Low-cost flyers exit long-haul market, but leave their mark

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Norwegian Air disrupted the U.S.-Europe marketplace when it began flying across the Atlantic in 2014.
Norwegian Air disrupted the U.S.-Europe marketplace when it began flying across the Atlantic in 2014.

Norwegian Air's announcement last month that it will not resume long-haul flying when the pandemic is over signaled the end of ultralow-cost carriers (ULCC) in the transatlantic marketplace, at least for the foreseeable future, analysts say.

But though Norwegian is gone as a long-haul operator, the carrier's legacy is likely to continue to be felt in the form of the long-haul basic economy products offered by full-service carriers.

"This is not a good development for cheap-flight lovers, but I don't think it is going to be apocalyptic by any stretch," said Scott Keyes, owner of Scott's Cheap Flights, a service that alerts members when bargains pop up at their local airports. "I think the legacy airlines have adopted their business model. It is going to be difficult to unring that bell."

Norwegian began flying across the Atlantic in 2014. The carrier's exceptionally cheap fares disrupted a U.S.-Europe marketplace that, at the time, was almost entirely controlled by legacy airlines. 

Following a ULCC business model that featured ancillary charges for basic offerings such as advance seat assignments and food service, Norwegian quickly spawned additional low-cost, transatlantic entrants, most notably Iceland's Wow Air.

Legacy European air groups also responded by forming discount long-haul units. Lufthansa Group began crossing the Atlantic with Eurowings. International Airline Group (IAG), owner of British Airways, Iberia and Aer Lingus, created the Level discount transatlantic brand. Prior to its collapse in 2019, leisure tour operator Thomas Cook had also sharply upped service across the Atlantic on its Thomas Cook and Condor airlines, offering discount fares that weren't wholly unbundled like the ULCC model.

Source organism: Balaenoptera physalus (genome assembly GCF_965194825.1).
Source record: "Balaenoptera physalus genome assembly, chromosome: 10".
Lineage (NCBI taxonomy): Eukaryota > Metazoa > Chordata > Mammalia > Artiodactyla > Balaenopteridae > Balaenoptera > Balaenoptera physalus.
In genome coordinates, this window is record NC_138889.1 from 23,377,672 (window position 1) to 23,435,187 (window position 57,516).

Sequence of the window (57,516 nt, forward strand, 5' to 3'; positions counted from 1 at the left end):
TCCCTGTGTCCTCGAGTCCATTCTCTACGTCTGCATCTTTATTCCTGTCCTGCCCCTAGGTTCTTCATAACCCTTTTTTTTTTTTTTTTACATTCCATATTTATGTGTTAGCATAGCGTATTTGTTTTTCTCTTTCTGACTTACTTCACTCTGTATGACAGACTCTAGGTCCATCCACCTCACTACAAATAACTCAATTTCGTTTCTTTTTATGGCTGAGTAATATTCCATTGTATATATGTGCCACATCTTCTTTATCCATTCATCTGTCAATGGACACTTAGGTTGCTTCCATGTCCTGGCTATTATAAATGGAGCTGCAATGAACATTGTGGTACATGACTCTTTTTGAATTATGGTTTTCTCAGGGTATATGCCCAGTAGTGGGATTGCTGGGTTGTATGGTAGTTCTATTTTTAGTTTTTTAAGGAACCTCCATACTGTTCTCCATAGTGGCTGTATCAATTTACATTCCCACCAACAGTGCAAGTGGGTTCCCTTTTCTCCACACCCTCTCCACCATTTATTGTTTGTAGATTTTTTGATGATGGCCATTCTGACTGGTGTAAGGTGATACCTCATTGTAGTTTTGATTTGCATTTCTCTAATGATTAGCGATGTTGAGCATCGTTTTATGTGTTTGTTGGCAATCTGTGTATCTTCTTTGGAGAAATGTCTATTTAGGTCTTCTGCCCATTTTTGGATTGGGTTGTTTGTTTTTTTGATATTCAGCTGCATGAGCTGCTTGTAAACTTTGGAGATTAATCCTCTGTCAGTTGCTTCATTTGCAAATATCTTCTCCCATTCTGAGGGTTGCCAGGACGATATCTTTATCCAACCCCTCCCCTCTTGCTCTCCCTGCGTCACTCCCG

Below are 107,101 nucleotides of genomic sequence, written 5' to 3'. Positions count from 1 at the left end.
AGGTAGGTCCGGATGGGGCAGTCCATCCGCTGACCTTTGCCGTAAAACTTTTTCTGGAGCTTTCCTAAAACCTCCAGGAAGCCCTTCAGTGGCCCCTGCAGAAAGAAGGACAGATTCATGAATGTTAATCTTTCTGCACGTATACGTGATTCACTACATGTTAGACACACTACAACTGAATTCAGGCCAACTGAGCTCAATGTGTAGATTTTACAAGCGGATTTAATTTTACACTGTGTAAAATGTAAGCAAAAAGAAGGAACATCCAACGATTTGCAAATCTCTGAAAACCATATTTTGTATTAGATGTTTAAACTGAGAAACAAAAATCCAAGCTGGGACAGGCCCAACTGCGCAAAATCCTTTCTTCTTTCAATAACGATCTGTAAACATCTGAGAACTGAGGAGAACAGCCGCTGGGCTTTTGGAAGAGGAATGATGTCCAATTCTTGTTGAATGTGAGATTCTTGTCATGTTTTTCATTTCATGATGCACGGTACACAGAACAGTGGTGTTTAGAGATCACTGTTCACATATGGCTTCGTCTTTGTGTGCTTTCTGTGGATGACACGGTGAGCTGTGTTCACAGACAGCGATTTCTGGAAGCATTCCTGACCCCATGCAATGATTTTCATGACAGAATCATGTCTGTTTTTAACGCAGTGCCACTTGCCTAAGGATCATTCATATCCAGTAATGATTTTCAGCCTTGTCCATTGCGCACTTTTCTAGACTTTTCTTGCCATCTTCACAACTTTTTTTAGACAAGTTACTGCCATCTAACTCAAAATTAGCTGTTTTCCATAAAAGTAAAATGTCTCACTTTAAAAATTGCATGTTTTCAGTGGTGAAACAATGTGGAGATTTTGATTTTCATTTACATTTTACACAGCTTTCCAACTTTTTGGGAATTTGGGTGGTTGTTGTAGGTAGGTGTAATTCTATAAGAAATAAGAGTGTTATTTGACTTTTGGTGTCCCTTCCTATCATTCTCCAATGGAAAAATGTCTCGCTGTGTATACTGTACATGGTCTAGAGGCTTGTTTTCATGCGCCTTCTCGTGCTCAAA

By the third quarter of 2018, ULCCs and hybrid low-cost carriers such as Condor flew 15% of the 13.2 million seats in the transatlantic marketplace, data provided by OAG shows. Norwegian was the biggest discount carrier, offering approximately 40% of those seats.

Norwegian ushered in what Keyes called "the golden age of cheap transatlantic flights," with roundtrip offerings of $500 or less being common.

But while the new entrants were popular, they were never profitable. Wow, Danish ULCC Primera, France's XL Airways and Thomas Cook all collapsed in 2019, even as the airline industry in general was excelling. Lufthansa's Eurowings was losing money. And Norwegian sharply curtailed growth that year after losing $170.3 million in 2018.

The carriers struggled, Keyes said, because unlike their short-haul cousins, they weren't able to make up for cheap fares by turning aircraft more frequently in the course of a day than legacy competitors. Fuel, on which ULCCs have no price advantage, is also a relatively larger portion of costs on a long-haul flight than on a short-haul flight.

OAG senior analyst John Grant said the low-cost, long-haul model was worth experimenting with when demand was high and fuel was cheap, but it's done for now.

"From a long-haul, low-cost carrier perspective, you're not going to see enough demand for your service unless you operate only once or twice a week, and then, of course, you can't compete in the marketplace," he said.

However, the impact of Norwegian and the other discount transatlantic carriers lives on.

U.S. carriers didn't form new discount units like IAG and Lufthansa in order to stave off the long-haul ULCCs. Instead they expanded basic economy offerings into their long-haul services, with pricing designed to compete with the discount upstarts. Such products restrict preflight seat assignments, don't include a checked bag like long-haul economy and, except during the current pandemic, are stricter than economy when it comes to itinerary changes. 

Many European carriers also now offer basic economy long-haul fares.

"It's not nearly as important for the airlines' business models today to make a ton of money off of economy fares," Keyes said. "They can reliably make money, even when selling $300 fares across the Atlantic." 

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